In award-winning playwright Sharr White's intriguing 2011 psychological drama “THE OTHER PLACE,” the play's compelling central figure, 52-year-old laboratory scientist turned drug company marketing exec Juliana Smithton, narrates her own fascinating story directly for the audience.
At first, she is introduced with the poise and prominence of a seasoned TED Talk orator, with even hints of a sharp stand-up comic that's adept at self-effacing observations and commanding an audience of drunken doctors. It certainly makes sense, considering it seems to be what she does for a living, at least for the moment: getting up on stage in front of medical conventions and neurological conferences near and far to pitch her revolutionary miracle treatment to attendees in the same way Tony Robbins, Suze Orman, or even Oprah or Dr. Phil might address a room.Read More
Walking into the smaller Audrey Skirball Kenis Theater inside the Geffen Playhouse, I admired Peter Hickok’s set for The Cake. It was so detailed that I thought I was walking into a soundstage to watch a taping of the Cake Wars baking show. The Tiffany blue walls and bright pink bakery counter were pleasing to the eye, and the two bedrooms on either side of the bakery lent an air of intrigue.Read More
To kick off its 55th Season, Orange County's Tony Award-winning regional theater South Coast Repertory is presenting a charming new stage adaptation of the Jane Austen literary classic “SENSE AND SENSIBILITY,” which continues performances in Costa Mesa through September 29.
Winningly likable with plenty of sharp wits and appealing characters, this admirable stage iteration—adapted by UK playwright Jessica Swale and directed here by Casey Stangl—reacquaints audiences with the seemingly erratic and emotionally taxing task of landing a suitable mate in late 18th Century/early 19th Century England.Read More
Sitting in the Zephyr Theatre to watch a touching one-man show by British playwright, actor and storyteller Michael Washington Brown, I felt as if I was attending a Black Studies class at a local college.
With a simple set, this multimedia experience is enhanced with images and music as Brown examines race from a global perspective. The curriculum includes a study of black history, music, sociology, and psychology.Read More
Screenwriter and playwright José Rivera (over 26 plays and an Academy Award nominated Motorcycle Diaries) wrote “The Untranslatable Secrets of Nikki Corona” with an interesting story line about death and communicating with loved ones in the afterlife. In the Playbill, Rivera was interviewed by Rachel Wiegardt-Egel about his inspiration for the play. About ten years ago, while looking through Harper’s Magazine, he noticed a company whose service was to connect people who are dying, with people who want to send a message to the other side. This fascinated him, and soon he began writing a creative play about exploring the afterlife where untranslatable secrets are told.Read More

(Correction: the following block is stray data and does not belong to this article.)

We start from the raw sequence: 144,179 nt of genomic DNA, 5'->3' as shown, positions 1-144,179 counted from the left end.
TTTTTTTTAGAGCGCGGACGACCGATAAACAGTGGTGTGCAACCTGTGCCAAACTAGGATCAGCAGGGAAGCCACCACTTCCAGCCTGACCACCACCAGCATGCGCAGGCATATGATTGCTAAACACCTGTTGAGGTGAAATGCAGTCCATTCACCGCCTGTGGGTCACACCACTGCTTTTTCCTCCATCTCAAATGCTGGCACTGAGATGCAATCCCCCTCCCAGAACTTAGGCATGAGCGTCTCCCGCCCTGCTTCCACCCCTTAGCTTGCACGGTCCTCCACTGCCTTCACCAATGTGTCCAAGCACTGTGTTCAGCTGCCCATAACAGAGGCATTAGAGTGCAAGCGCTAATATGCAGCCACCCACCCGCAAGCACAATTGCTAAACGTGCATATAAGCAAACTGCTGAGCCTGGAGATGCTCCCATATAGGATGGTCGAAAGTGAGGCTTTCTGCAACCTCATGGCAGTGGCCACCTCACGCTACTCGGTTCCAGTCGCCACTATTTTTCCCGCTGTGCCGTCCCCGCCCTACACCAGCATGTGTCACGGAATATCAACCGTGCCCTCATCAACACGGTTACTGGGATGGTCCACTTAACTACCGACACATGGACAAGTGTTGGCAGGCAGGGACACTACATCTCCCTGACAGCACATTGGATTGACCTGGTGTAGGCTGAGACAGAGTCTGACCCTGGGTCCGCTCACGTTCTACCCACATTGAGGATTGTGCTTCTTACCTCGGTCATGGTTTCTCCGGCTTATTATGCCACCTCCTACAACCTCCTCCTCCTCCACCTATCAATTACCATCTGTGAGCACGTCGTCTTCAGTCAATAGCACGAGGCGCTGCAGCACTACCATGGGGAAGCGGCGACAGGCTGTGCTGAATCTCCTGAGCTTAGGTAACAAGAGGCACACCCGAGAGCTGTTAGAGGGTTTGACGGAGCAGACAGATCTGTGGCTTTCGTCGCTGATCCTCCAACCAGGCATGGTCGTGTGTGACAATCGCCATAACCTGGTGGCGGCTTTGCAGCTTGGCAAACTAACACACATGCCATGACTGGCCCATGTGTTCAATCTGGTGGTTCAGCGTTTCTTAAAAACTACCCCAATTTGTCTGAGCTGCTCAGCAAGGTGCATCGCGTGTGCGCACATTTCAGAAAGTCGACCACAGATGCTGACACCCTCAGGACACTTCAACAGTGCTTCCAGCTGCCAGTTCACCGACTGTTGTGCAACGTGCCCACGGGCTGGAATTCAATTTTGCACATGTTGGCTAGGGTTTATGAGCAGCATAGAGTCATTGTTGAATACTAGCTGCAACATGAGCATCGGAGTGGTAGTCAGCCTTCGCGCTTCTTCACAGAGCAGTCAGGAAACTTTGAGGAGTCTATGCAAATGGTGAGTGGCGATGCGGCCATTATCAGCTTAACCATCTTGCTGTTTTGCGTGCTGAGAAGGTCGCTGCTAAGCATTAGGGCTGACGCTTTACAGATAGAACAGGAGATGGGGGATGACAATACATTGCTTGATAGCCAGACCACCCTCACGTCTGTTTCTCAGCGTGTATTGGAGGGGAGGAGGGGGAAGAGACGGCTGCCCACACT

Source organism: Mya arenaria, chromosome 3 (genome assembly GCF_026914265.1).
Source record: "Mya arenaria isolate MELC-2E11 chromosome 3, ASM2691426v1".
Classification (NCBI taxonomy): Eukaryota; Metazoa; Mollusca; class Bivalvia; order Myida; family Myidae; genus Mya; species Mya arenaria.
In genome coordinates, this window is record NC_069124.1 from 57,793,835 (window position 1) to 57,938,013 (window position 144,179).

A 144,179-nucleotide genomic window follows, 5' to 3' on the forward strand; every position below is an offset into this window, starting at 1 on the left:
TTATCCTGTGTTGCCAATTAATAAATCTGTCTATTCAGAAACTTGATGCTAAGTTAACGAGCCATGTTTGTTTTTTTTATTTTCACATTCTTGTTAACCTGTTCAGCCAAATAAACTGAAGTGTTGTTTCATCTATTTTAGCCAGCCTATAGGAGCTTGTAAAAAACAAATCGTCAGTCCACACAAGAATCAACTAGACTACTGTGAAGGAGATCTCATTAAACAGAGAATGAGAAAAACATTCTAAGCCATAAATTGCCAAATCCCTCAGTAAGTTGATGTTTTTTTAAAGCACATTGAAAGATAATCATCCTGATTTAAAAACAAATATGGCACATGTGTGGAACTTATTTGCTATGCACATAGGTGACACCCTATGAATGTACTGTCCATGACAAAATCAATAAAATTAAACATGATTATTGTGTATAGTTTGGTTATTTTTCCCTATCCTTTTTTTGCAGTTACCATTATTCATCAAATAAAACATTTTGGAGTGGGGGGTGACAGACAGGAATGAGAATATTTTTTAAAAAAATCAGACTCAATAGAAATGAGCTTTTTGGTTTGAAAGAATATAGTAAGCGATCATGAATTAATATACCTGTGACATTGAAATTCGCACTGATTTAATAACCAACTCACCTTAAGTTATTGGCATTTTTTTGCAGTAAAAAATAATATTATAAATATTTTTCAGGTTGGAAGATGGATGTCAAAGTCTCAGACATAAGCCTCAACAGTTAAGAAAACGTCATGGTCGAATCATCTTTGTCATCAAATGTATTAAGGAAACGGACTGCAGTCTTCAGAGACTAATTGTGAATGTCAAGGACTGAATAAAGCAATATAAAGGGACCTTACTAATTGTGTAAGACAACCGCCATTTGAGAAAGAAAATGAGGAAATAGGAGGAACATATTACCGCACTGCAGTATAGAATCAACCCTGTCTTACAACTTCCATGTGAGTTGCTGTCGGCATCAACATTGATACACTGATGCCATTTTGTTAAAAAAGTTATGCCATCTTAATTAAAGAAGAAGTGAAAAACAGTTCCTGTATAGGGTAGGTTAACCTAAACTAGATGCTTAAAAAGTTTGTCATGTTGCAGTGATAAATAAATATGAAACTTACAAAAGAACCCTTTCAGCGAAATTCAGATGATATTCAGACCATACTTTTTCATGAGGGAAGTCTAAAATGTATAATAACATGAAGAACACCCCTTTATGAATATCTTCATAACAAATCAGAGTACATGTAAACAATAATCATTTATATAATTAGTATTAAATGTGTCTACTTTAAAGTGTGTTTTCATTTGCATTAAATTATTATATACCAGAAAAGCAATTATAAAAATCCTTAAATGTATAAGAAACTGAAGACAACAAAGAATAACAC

It was a homecoming for director Lisa Peterson of The Pulitzer Prize-winning play SWEAT as she watched her nine actors perform on opening night at the Mark Taper Forum. She was once the Resident Director at the Taper for ten years from 1995-2005. A lot has changed in the nation since she was last directing in Los Angeles, making this American drama so compelling and enlightening for the audience.Read More
I believe the best way to describe the sensation one gets when experiencing the Broadway stage musical adaptation of multi-platinum selling recording artist Gloria Estefan's life story is to actually use one of her very famous songs: "The Rhythm is Gonna Get You."Read More
- Chief Los Angeles Theatre Critic
Immediately while walking into the Pantages Theatre in Hollywood, I smelled the aroma of warm golden brown and flaky pie crust, with a sprinkle of cinnamon, burnt sugar and maybe hint of apple wafting through the air.
While taking a seat, I looked onstage and noticed the house curtain was a checkerboard of cherry pies. Appealing to my senses, I was excited to see the National Touring company of Waitress. The musical has been enjoying a two year run on Broadway, and now the all-female creative team has a National Touring Company in Hollywood until August 26, 2018.
The inspiration for Jessie Nelson’s book Waitress is based on the 2007 motion picture of the same name written by Adrienne Shelly. It’s also influenced by the writer’s experience serving customers food and coffee for 10 years before her writing, directing and producing career took off.